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Title: The interaction between soil and large diameter rigid pipe
Author: Kim, Si Woo
Awarding Body: University of Surrey
Current Institution: University of Surrey
Date of Award: 1999
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The aim of this thesis is to use numerical modelling to evaluate practical guidelines for soil and large diameter rigid pipe interaction problems. A detailed critique is also given on current design methods, followed by an explanation of the alternative general criteria for field performance. Conventional design methods are generally based on Marston-Spangler theory developed for small diameter concrete non-prestressed pipe in the 1920's, which take no account of the actual material properties, true geometry and field construction procedure. Numerical analyses have been performed using the geotechnical finite element package CRISP, together with data from full scale site installation trials and three-edge bearing load tests. Practical guidance is given for various construction conditions. A brief summary of the main factors influencing the behaviour of buried rigid pipe are: the elastic properties of both the pipe and the surrounding soil, the placement, compaction, and any subsequent volumetric changes in the soils placed around the pipe, the variation of earth cover, geometry and bedding conditions, the weight of water, internal pressures, and prestressing effects from helically-wound steel wires. From this study, it was found that the prestressing and internal water pressures significantly affect the behaviour of buried pipe, leading to the change of bending stresses in the pipe wall. The improvement of construction techniques is also very important in terms of bedding condition and compaction of side fill, etc. In conclusion, current design practice is highly deficient, causing very uneconomical designs for buried large diameter rigid pipe. The finite element method has provided useful insights into an important practical engineering problem, and has indicated the critical design factor for large diameter buried rigid pipe.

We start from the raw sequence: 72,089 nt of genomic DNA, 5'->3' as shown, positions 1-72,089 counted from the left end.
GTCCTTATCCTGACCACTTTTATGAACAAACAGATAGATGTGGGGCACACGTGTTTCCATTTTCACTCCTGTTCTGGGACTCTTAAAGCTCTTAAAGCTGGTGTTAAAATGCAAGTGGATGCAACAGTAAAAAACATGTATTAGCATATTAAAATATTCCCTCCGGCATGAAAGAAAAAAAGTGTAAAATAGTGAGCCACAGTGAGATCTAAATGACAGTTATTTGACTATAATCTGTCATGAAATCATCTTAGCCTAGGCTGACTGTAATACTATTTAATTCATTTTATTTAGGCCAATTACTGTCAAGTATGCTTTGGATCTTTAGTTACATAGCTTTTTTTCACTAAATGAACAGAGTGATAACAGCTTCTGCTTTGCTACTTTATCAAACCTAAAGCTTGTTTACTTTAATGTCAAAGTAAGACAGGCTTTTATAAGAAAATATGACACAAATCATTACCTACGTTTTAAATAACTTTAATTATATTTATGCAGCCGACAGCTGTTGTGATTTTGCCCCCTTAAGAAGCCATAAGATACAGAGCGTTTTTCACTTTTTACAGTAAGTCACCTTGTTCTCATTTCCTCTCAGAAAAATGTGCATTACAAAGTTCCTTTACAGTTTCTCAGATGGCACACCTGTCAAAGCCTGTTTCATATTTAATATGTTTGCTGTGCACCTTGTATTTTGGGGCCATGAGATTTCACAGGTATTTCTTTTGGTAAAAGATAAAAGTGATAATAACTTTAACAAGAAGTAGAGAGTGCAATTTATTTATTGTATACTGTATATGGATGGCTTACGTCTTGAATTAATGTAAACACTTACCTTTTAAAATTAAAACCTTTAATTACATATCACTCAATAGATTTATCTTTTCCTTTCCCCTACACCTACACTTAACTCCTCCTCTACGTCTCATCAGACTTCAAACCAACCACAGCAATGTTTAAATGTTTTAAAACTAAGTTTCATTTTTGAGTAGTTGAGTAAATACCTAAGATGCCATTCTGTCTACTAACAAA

Supervisor: Not available Sponsor: Not available
Qualification Name: Thesis (Ph.D.) Qualification Level: Doctoral
EThOS ID:  DOI: Not available